The Ruling: Not Shade

Shade Court Docket #2015JZ000160

Images via Microsoft and Apple.

The Case: Computer tablets are fighting with each other... something like that.

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Microsoft has a tablet and Apple has a tablet device and they are vying for tablet market share because capitalism is an uncontrollable beast. In a new ad from Microsoft, the two tablets talk to each other via tablet voices. As you can probably guess, the Microsoft tablet product does much better than the Apple tablet product with the inane tasks displayed in the ad. The suggestion being: you should buy the Microsoft tablet device product instead of the Apple tablet device product.

The Defendant: Mashable

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The Evidence:

The Deliberation: Have we not been seeing different iterations of this exact advertising ploy since the beginning of, oh, advertising? Put a thing side by side and show how one is better. They do this with toilet paper!

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Not only is this not remotely clever, the ad does not possess even a suggestion of shade. They literally have the Siri voice and an iPad right there! They’re not even doing that thing were they have a computer that’s clearly a Mac but without the logos to pretend like they’re taking about something else.

Good shade requires some air of mystery—make us do a bit of work. When I witness shade, I want to fling my wrist against my chest and whisper: “Did she just?” And then I want my nearest girlfriend to chime in: “YES GIRL.”

My wrist didn’t so much as twitch at this attempt.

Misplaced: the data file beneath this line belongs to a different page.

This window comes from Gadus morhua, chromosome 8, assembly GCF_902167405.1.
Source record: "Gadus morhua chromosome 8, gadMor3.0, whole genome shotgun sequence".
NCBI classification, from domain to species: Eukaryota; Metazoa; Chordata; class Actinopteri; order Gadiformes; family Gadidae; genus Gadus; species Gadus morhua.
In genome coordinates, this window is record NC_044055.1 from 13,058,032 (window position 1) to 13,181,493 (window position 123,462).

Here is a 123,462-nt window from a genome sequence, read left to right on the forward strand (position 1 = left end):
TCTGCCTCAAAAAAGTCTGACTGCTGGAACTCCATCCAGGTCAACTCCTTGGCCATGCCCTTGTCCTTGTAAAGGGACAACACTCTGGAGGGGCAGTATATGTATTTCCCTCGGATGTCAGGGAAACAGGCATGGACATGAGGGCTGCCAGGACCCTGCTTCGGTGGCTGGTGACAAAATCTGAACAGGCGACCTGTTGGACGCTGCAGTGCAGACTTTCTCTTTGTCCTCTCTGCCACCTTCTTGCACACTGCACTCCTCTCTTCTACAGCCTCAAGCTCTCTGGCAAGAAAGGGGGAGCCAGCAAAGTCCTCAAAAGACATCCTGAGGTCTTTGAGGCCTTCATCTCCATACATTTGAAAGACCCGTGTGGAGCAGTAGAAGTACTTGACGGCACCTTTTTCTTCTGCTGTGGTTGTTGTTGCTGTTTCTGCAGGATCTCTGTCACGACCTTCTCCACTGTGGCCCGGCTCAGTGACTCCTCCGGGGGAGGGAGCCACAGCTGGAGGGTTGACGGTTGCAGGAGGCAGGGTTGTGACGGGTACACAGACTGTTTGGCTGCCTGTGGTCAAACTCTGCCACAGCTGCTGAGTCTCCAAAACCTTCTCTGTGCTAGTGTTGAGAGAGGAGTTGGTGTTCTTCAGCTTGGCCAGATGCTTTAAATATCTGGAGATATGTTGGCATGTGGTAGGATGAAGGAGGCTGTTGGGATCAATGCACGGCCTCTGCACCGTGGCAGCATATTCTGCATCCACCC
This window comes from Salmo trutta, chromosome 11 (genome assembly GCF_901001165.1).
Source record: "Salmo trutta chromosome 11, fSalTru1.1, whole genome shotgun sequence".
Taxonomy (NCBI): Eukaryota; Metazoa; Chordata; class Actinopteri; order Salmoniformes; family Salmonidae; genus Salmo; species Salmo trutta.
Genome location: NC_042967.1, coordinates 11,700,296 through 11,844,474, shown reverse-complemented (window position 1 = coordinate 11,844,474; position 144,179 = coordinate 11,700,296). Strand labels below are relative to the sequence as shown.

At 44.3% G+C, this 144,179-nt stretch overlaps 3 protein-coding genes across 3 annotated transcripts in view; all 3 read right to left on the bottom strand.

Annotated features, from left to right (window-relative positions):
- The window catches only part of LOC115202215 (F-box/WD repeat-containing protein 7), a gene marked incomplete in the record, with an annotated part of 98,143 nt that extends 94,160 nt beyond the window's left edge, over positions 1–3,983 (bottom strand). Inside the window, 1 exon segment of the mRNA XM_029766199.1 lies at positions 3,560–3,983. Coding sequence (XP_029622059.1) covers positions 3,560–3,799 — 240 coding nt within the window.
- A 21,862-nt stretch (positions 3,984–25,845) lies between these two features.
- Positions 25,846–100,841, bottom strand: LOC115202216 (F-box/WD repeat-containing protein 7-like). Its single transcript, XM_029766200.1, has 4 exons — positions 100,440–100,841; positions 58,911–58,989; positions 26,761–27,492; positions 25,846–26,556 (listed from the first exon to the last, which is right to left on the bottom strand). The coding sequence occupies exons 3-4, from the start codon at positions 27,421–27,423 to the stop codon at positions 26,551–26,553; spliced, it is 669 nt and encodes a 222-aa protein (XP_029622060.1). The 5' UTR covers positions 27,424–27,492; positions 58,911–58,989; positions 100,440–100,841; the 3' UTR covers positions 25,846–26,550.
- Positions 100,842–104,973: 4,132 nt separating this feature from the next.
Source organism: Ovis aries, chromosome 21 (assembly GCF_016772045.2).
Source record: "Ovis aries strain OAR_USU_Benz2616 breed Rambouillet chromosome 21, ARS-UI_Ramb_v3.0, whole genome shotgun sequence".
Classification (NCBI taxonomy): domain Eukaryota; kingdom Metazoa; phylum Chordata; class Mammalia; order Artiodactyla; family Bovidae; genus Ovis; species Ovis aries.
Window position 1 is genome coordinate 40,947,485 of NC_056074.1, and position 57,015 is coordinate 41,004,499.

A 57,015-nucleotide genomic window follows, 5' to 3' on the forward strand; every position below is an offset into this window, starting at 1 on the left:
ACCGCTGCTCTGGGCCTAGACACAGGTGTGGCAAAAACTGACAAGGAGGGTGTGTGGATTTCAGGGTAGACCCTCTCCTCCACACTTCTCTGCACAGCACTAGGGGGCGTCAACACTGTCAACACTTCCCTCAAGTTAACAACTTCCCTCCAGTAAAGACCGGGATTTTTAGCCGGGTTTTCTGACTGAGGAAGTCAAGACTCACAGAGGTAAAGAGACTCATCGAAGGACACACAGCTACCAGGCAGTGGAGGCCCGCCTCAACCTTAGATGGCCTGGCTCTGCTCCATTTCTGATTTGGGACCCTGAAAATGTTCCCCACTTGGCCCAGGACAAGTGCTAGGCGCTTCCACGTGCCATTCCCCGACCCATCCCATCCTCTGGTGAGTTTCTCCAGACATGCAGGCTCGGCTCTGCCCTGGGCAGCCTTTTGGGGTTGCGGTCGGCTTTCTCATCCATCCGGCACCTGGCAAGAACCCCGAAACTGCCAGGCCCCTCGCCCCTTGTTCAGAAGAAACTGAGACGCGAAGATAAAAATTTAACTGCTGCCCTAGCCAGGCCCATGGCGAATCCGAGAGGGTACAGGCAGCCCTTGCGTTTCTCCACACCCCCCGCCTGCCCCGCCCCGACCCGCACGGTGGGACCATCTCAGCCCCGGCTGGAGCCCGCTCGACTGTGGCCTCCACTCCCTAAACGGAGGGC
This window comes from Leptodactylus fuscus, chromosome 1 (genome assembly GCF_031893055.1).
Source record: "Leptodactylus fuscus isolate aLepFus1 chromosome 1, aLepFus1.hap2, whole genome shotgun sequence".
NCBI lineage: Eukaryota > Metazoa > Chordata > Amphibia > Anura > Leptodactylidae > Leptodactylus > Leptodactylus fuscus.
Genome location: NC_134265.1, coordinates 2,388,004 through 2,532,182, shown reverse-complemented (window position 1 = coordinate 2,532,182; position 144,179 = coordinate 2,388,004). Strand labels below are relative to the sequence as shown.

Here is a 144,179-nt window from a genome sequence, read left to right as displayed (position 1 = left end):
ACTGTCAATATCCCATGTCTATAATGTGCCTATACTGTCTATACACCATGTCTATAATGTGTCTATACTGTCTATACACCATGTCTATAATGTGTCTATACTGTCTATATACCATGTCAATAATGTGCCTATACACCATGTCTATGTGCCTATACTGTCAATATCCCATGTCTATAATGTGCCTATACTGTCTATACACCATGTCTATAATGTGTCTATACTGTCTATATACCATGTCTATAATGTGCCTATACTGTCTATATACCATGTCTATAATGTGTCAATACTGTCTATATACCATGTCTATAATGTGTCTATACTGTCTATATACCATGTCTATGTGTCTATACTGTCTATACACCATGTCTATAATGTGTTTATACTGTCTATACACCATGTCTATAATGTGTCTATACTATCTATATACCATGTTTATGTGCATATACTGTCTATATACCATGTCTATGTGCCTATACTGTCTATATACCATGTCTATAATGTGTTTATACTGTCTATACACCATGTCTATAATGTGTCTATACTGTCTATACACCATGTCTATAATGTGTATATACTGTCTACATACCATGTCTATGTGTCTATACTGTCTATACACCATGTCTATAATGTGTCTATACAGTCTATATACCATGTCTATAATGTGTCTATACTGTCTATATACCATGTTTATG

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The Ruling: Not shade

Shade Court Docket #2015JZ000161

Images via AP.

The Case: DUDE FIGHT ALERT. Apparently there exists a show called Criminal Minds which airs on the artist formerly known as the Columbia Broadcasting System. The show stars two dudes, one of whom is Shemar Moore and the other, Thomas Gibson. It seems that after some testy times on set between the two dudes, Gibson has been fired from the show.

As the victor, Moore did his best DJ Khaled impression and rambled in a video posted to Instagram about karma and good people and other language used by crystal healers to the stars.

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“I’ll just say this: I believe in karma. Good things happen to good people. Honest people. Hard-working people. Humble people. People who believe in basic goodness. … Treat people how you expect them to treat you. Celebrate yourself and celebrate your blessings — as you should — but just know that you’re not better than anybody.”

The Defendant: Vulture

The Evidence:

The Deliberation: What’s annoying here is that this is technically shade, it’s just very bad, very clunky shade. Also, I don’t care about these people.